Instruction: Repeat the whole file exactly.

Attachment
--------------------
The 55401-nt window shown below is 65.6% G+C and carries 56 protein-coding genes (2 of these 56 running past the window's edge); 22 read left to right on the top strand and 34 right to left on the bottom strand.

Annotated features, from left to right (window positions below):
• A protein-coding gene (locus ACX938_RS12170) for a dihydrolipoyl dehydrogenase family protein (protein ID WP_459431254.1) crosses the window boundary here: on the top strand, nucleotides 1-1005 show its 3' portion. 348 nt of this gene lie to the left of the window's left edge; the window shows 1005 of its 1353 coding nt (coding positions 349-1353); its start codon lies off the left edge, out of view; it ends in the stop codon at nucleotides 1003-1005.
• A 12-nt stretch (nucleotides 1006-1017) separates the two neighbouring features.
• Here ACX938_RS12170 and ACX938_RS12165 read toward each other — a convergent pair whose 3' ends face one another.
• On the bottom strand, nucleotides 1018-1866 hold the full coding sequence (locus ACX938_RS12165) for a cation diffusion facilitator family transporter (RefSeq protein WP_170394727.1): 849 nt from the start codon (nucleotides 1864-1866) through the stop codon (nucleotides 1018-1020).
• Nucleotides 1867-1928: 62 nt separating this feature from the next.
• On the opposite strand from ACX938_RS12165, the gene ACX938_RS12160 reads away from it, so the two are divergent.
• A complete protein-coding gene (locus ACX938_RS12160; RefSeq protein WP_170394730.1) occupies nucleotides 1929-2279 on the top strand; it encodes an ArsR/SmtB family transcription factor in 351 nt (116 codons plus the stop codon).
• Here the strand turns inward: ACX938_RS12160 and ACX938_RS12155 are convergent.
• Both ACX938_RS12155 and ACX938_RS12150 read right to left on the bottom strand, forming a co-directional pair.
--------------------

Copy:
The 55401-nt window shown below is 65.6% G+C and carries 56 protein-coding genes (2 of these 56 running past the window's edge); 22 read left to right on the top strand and 34 right to left on the bottom strand.

Annotated features, from left to right (window positions below):
• A protein-coding gene (locus ACX938_RS12170) for a dihydrolipoyl dehydrogenase family protein (protein ID WP_459431254.1) crosses the window boundary here: on the top strand, nucleotides 1-1005 show its 3' portion. 348 nt of this gene lie to the left of the window's left edge; the window shows 1005 of its 1353 coding nt (coding positions 349-1353); its start codon lies off the left edge, out of view; it ends in the stop codon at nucleotides 1003-1005.
• A 12-nt stretch (nucleotides 1006-1017) separates the two neighbouring features.
• Here ACX938_RS12170 and ACX938_RS12165 read toward each other — a convergent pair whose 3' ends face one another.
• On the bottom strand, nucleotides 1018-1866 hold the full coding sequence (locus ACX938_RS12165) for a cation diffusion facilitator family transporter (RefSeq protein WP_170394727.1): 849 nt from the start codon (nucleotides 1864-1866) through the stop codon (nucleotides 1018-1020).
• Nucleotides 1867-1928: 62 nt separating this feature from the next.
• On the opposite strand from ACX938_RS12165, the gene ACX938_RS12160 reads away from it, so the two are divergent.
• A complete protein-coding gene (locus ACX938_RS12160; RefSeq protein WP_170394730.1) occupies nucleotides 1929-2279 on the top strand; it encodes an ArsR/SmtB family transcription factor in 351 nt (116 codons plus the stop codon).
• Here the strand turns inward: ACX938_RS12160 and ACX938_RS12155 are convergent.
• Both ACX938_RS12155 and ACX938_RS12150 read right to left on the bottom strand, forming a co-directional pair.